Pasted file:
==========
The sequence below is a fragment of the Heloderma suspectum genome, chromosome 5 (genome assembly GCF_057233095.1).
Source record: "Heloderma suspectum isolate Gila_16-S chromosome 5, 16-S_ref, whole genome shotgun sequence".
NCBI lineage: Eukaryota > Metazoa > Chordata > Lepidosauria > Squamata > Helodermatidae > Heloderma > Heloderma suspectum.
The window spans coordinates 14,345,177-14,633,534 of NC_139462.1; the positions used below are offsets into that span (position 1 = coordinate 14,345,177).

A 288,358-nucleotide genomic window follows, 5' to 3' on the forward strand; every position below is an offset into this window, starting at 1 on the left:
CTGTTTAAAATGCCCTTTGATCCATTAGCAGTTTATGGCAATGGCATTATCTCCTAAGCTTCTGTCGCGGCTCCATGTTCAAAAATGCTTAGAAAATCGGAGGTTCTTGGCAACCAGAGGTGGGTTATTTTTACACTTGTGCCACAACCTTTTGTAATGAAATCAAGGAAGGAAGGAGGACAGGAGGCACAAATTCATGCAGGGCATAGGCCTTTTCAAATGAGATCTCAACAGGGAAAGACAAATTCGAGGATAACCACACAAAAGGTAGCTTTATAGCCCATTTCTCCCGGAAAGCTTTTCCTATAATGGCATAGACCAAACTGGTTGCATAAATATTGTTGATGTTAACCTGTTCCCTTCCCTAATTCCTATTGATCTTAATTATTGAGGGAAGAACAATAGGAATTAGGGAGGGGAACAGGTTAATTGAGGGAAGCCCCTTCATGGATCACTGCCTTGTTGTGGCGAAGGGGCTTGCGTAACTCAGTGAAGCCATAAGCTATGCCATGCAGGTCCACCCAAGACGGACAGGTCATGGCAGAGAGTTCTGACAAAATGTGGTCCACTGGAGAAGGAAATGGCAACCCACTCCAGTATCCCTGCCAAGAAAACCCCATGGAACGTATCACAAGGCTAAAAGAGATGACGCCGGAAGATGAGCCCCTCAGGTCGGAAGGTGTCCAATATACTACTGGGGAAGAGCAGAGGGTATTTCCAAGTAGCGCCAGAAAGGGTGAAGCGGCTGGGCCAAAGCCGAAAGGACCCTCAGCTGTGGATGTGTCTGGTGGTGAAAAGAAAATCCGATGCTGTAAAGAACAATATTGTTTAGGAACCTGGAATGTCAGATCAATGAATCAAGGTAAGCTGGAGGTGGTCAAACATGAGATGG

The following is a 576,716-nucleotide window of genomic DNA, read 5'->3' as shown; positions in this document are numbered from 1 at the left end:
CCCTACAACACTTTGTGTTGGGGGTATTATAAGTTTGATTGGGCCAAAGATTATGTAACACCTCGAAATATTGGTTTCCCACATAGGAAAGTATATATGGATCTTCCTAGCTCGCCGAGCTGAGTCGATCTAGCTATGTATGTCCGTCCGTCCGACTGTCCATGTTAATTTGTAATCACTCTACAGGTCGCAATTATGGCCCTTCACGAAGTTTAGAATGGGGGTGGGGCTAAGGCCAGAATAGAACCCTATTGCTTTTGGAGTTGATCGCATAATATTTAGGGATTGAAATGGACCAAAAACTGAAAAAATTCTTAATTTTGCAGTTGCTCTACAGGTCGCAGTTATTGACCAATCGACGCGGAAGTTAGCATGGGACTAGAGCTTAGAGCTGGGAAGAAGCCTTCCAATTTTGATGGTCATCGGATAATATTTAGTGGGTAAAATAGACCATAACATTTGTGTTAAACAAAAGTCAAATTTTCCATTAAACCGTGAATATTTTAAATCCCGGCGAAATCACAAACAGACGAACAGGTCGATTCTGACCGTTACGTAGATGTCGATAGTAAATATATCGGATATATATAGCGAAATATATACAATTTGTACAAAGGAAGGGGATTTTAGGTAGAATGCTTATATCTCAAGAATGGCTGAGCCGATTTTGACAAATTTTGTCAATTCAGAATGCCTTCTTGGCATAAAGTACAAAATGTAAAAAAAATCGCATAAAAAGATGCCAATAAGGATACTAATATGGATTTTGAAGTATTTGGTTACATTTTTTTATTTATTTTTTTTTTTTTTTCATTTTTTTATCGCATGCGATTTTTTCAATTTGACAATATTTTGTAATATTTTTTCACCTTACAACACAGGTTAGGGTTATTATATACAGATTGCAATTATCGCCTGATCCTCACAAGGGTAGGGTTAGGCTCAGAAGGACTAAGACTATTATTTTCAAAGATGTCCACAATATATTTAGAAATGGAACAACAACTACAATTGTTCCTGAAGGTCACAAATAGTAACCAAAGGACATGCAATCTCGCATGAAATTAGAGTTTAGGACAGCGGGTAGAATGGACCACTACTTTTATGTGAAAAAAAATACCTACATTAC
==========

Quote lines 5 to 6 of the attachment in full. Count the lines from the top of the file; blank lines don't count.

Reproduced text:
A 288,358-nucleotide genomic window follows, 5' to 3' on the forward strand; every position below is an offset into this window, starting at 1 on the left:
CTGTTTAAAATGCCCTTTGATCCATTAGCAGTTTATGGCAATGGCATTATCTCCTAAGCTTCTGTCGCGGCTCCATGTTCAAAAATGCTTAGAAAATCGGAGGTTCTTGGCAACCAGAGGTGGGTTATTTTTACACTTGTGCCACAACCTTTTGTAATGAAATCAAGGAAGGAAGGAGGACAGGAGGCACAAATTCATGCAGGGCATAGGCCTTTTCAAATGAGATCTCAACAGGGAAAGACAAATTCGAGGATAACCACACAAAAGGTAGCTTTATAGCCCATTTCTCCCGGAAAGCTTTTCCTATAATGGCATAGACCAAACTGGTTGCATAAATATTGTTGATGTTAACCTGTTCCCTTCCCTAATTCCTATTGATCTTAATTATTGAGGGAAGAACAATAGGAATTAGGGAGGGGAACAGGTTAATTGAGGGAAGCCCCTTCATGGATCACTGCCTTGTTGTGGCGAAGGGGCTTGCGTAACTCAGTGAAGCCATAAGCTATGCCATGCAGGTCCACCCAAGACGGACAGGTCATGGCAGAGAGTTCTGACAAAATGTGGTCCACTGGAGAAGGAAATGGCAACCCACTCCAGTATCCCTGCCAAGAAAACCCCATGGAACGTATCACAAGGCTAAAAGAGATGACGCCGGAAGATGAGCCCCTCAGGTCGGAAGGTGTCCAATATACTACTGGGGAAGAGCAGAGGGTATTTCCAAGTAGCGCCAGAAAGGGTGAAGCGGCTGGGCCAAAGCCGAAAGGACCCTCAGCTGTGGATGTGTCTGGTGGTGAAAAGAAAATCCGATGCTGTAAAGAACAATATTGTTTAGGAACCTGGAATGTCAGATCAATGAATCAAGGTAAGCTGGAGGTGGTCAAACATGAGATGG